Less Snow, Aquifer-Based Water, River Water, Hydro-Power
Another effect of global warming that is already starkly obvious is the decline in snow and ice cover over land and ocean. In the future, the sea-ice cover during the month of September is expected to diminish by a drastic 25% per 1.80F rise in temperature. As matters currently stand, the Arctic Ocean is expected to be seasonally ice-free before the end of this century. Terrestrial snow cover will also continue to diminish, with snow pack building later and melting earlier in the season. This will adversely affect not only the availability of fresh water, but also the ability to generate hydroelectric power.
Shore Line Erosion
As global temperatures rise, ocean water will continue to expand as it becomes warmer. In 1990, climate models predicted rises in sea-level for various scenarios of global warming– we are already near the top of the range of projections. The thermal expansion of oceans is by no means over, and its effect on sea-level is only being exacerbated by the melting of glaciers and sea-ice.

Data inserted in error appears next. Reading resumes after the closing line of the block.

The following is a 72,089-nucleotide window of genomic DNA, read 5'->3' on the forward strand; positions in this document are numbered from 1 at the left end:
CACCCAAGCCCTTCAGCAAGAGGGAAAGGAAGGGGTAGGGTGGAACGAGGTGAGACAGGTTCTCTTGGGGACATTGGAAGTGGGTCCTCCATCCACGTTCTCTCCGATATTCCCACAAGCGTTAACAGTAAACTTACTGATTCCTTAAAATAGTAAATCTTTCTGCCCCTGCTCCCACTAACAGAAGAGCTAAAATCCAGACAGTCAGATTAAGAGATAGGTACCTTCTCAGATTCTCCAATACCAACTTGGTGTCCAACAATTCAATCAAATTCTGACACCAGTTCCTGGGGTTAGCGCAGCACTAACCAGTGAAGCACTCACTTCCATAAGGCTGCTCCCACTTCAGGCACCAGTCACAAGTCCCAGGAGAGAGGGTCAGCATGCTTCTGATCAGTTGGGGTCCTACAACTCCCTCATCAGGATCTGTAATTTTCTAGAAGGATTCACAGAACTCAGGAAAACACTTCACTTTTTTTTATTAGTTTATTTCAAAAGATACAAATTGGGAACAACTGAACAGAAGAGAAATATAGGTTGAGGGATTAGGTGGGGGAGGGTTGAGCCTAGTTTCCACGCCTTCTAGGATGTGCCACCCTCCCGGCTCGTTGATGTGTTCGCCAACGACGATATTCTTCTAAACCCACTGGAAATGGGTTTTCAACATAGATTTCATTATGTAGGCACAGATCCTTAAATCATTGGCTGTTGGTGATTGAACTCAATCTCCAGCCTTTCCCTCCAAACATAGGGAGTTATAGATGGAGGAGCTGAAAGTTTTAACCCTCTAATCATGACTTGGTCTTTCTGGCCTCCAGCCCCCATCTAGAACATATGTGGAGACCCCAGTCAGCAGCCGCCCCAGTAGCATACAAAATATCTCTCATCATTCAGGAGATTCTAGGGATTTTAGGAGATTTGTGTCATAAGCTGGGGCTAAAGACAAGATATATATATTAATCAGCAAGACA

In Alaska, coastal erosions have already forced thousands to relocate. With the sea-level expected to rise another meter by the turn of the century, further loss of coastlines is imminent. If the sea-level rises by 0.5 meters, it is estimated that over 250,000 sq. km of land could be flooded worldwide, permanently displacing about 4 million people. At a rise of 1 m, coastline losses would be much more profound. In the US, for instance, over 90% of New Orleans, and 18% of Miami would be susceptible to flooding.
Ecosystems are also under constant threat from global warming, with cold-adapted species being particularly vulnerable to changes in temperature. As lower altitudes become too warm for habitation, animals like the American pika are being confined to the cooler mountaintops. Such shifts in habitation of terrestrial organisms have disrupted important life-cycle events such as blooming, pollination, and hatching, wreaking havoc on food webs and inter-species interactions. In the ocean, it is feared that warmer temperatures will lead to loss of phytoplankton, an organism crucial to the ocean food web.